A Grade II listed Victorian Villa in Stoke, Plymouth – equipped with a pool and a wine cellar – by comparison is on sale for £800,000 

On the other hand, this is the 20-acres of land the buyer of the cheaper Durham home will get with their property

On the other hand, this is the 20-acres of land the buyer of the cheaper Durham home will get with their property 

For those happy to live in the middle of nowhere, a 13-bedroom mansion in the Cairngorms National Park in Scotland, also is on sale for a fraction of the price of the London property. 

Set on eight acres of woodland, the shooting lodge is on the world famous Glenlivet Estate. As well as the main home – The Coach House – those buying the property will also get the keys to The Stag Shed – a cosy bunkhouse for three more people.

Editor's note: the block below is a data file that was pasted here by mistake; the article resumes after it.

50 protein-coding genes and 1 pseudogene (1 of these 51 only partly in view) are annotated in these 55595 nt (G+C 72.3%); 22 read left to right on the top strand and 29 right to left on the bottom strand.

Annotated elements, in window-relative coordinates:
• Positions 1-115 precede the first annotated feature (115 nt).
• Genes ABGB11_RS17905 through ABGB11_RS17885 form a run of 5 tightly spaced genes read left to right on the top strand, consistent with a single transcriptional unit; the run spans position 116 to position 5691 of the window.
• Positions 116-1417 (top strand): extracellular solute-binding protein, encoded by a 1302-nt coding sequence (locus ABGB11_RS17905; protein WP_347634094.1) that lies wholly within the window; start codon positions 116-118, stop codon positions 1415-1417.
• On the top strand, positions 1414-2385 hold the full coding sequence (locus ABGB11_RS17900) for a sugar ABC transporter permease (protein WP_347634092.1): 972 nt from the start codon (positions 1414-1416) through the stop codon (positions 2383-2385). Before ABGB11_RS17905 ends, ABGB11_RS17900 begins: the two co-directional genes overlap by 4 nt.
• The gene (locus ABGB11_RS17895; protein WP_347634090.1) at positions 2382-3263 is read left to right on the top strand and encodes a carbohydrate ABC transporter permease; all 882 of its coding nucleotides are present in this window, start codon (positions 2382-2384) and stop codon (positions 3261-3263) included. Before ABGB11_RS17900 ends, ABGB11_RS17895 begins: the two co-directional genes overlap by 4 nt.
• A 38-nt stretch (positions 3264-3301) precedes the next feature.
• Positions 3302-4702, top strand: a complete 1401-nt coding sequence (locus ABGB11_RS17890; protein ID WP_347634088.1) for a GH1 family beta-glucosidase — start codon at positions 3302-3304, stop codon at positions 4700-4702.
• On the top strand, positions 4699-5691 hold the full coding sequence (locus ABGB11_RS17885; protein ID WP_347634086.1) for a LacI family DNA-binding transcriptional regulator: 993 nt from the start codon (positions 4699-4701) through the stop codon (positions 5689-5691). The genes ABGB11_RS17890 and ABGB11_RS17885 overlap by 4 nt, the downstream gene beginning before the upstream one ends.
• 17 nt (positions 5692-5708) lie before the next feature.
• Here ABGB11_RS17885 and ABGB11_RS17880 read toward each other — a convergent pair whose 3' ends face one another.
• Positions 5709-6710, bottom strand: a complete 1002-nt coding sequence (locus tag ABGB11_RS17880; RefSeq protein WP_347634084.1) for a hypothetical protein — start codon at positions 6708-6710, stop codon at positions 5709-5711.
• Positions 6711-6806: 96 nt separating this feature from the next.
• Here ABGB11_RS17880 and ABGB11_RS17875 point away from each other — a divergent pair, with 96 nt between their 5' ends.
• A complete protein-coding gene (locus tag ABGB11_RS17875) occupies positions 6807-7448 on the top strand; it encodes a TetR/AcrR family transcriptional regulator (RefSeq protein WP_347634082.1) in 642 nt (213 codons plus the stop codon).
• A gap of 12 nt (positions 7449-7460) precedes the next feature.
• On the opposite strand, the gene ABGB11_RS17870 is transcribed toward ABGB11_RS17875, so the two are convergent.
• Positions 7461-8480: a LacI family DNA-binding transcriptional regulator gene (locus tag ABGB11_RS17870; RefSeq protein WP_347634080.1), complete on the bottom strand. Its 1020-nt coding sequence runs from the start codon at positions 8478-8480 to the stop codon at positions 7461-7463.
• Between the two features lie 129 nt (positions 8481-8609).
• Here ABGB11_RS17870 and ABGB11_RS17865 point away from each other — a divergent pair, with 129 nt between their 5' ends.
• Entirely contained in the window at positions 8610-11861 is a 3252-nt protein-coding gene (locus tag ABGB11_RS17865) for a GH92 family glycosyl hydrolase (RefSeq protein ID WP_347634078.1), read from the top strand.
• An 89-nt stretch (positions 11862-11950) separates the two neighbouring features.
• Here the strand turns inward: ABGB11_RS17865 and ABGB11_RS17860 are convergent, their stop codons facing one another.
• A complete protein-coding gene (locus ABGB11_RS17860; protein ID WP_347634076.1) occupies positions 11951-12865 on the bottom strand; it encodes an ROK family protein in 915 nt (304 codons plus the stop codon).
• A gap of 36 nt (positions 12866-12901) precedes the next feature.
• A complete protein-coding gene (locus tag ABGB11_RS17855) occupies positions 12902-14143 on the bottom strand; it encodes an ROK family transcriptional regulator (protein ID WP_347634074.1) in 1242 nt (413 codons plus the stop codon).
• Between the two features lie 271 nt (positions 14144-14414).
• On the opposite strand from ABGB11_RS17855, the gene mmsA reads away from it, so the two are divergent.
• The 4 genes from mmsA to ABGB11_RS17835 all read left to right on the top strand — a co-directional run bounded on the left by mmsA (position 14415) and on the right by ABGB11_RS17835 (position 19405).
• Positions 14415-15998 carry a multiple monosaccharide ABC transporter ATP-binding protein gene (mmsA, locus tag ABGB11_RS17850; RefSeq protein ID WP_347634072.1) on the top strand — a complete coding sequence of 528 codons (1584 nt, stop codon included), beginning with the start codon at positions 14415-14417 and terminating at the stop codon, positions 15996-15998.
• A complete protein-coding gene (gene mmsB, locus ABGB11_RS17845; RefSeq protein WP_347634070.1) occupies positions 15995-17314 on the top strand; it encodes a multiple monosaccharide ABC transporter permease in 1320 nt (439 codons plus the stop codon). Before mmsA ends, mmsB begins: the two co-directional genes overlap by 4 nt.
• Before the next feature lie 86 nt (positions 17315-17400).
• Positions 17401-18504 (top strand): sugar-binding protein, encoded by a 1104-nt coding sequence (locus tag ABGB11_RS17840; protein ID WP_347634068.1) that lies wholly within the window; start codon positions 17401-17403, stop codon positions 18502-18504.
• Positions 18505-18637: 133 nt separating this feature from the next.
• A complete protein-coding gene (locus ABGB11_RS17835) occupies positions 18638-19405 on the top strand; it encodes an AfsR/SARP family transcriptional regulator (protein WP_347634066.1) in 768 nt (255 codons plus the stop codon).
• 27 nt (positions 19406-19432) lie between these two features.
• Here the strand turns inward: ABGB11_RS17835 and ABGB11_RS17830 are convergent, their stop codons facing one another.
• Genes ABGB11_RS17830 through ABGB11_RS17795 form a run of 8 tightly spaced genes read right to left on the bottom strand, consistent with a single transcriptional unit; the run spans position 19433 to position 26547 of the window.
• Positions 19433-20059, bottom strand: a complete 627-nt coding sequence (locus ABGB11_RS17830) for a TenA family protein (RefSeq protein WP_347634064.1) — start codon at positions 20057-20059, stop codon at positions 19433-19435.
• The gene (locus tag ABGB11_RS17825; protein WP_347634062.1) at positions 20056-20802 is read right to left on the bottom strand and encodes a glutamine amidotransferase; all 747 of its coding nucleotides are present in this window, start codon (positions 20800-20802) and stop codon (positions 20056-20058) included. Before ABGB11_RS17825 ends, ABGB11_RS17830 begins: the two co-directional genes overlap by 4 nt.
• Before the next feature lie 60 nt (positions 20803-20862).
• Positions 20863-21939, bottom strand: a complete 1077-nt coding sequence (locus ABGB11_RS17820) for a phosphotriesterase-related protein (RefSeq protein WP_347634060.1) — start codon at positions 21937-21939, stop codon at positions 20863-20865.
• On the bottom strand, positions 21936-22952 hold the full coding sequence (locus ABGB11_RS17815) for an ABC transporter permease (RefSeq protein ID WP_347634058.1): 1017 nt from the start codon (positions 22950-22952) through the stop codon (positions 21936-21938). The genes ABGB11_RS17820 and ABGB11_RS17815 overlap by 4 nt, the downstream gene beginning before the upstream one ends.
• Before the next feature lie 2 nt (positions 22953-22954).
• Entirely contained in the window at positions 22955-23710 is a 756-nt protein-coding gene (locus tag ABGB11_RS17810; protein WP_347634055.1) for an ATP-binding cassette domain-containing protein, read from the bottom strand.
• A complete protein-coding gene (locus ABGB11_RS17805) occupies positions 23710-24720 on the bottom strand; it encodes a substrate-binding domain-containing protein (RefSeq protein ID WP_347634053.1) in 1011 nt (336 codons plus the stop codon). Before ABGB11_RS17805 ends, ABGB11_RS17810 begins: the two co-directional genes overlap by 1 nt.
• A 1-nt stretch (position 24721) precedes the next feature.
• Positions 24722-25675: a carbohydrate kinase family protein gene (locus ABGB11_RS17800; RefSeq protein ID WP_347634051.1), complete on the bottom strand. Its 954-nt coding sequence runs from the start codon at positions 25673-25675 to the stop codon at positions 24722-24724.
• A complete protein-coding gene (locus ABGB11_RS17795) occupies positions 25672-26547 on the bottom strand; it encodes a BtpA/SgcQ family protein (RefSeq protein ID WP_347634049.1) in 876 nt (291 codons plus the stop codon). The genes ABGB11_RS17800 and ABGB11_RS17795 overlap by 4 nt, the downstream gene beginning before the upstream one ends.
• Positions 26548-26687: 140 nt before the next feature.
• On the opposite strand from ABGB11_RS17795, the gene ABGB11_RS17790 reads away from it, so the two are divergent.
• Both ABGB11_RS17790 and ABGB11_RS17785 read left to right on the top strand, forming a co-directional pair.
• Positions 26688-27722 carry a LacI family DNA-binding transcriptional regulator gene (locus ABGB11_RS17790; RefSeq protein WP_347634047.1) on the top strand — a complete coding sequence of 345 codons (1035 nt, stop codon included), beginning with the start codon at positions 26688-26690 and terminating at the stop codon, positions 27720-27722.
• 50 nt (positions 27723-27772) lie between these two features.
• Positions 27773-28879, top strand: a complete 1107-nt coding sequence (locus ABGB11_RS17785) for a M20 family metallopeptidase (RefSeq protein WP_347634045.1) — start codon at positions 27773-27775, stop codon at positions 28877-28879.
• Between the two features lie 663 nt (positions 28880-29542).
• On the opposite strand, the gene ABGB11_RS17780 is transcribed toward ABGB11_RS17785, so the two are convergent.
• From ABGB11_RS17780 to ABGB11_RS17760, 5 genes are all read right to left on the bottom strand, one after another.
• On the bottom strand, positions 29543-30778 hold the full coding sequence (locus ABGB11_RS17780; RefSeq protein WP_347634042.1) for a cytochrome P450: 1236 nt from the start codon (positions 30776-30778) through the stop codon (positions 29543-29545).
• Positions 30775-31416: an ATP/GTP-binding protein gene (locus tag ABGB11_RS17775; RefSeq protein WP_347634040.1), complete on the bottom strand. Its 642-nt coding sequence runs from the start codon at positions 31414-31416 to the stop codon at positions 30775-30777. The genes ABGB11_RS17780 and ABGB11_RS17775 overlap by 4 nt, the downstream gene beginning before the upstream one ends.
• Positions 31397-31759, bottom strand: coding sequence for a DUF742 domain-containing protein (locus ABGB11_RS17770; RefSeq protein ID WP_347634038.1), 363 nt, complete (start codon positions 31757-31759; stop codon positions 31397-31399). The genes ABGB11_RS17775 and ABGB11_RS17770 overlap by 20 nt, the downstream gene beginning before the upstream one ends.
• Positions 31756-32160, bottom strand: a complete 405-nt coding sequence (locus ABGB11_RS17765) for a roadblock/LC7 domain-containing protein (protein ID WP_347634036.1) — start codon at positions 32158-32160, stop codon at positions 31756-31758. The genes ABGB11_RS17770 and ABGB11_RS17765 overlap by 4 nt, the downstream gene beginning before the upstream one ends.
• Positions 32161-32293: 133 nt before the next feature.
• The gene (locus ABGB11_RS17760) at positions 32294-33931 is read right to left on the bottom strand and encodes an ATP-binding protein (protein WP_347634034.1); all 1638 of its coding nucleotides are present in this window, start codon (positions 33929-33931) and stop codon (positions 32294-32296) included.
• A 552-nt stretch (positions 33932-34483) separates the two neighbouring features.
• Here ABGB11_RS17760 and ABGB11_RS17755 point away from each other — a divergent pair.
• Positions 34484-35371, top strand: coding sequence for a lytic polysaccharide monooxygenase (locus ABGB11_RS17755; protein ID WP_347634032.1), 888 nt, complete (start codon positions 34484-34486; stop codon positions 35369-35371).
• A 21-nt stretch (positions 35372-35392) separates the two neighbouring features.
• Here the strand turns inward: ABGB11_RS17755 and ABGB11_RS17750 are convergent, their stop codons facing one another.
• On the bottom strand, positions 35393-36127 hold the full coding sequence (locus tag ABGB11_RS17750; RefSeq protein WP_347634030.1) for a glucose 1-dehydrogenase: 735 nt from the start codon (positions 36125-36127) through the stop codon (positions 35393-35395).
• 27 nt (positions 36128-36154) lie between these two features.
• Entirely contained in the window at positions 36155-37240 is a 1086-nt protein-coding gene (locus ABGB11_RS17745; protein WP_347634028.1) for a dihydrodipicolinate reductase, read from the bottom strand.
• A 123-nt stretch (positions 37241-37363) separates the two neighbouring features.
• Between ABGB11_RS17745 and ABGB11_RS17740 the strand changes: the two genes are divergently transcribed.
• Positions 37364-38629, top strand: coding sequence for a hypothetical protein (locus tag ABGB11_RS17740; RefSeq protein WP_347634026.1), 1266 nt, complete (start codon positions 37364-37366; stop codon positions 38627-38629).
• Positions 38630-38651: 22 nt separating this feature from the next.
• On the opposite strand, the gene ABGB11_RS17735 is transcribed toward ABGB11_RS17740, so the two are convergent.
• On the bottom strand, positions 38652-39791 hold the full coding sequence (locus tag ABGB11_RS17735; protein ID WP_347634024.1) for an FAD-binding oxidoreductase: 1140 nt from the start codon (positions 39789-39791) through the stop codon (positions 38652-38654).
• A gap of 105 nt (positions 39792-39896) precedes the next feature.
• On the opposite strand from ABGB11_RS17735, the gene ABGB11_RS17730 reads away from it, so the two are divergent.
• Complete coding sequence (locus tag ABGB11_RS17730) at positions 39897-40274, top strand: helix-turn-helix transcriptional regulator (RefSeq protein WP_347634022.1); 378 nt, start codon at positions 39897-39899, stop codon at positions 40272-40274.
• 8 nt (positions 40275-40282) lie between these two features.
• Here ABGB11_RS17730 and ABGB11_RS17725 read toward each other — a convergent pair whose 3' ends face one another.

Meanwhile, a Grade II listed Victorian Villa in Stoke, Plymouth, by comparison is on sale for £800,000. The semi-detached home, with five bedrooms and three bathrooms, comes equipped with its own wine cellar and a swimming pool. 

While the majority of people appeared outraged by the price of the property, others pointed out the home was in a much-short after area of London. ‘Location, location, location,’ an observer mused. 

One said: ‘This isn’t about the house. It’s about the plot of land. That house is on the best street in Canonbury. It’s absolutely ripe. I’m not saying this isn’t bonkers but it’s context you need.’ 

Another said: ‘That’s Canonbury north. It’s like crossing the street and you’re in an idyllic countryside village when actually you’re in Islington. That’s a luxury that people will pay for.’

A third added: ‘I’ve lived in both Durham and London. Trust me, the London property is the better value.’ 

London property prices remain higher than the rest of the UK as the supply cannot keep pace with the demand of the capital, while the land remains more scarce than rural parts of Britain.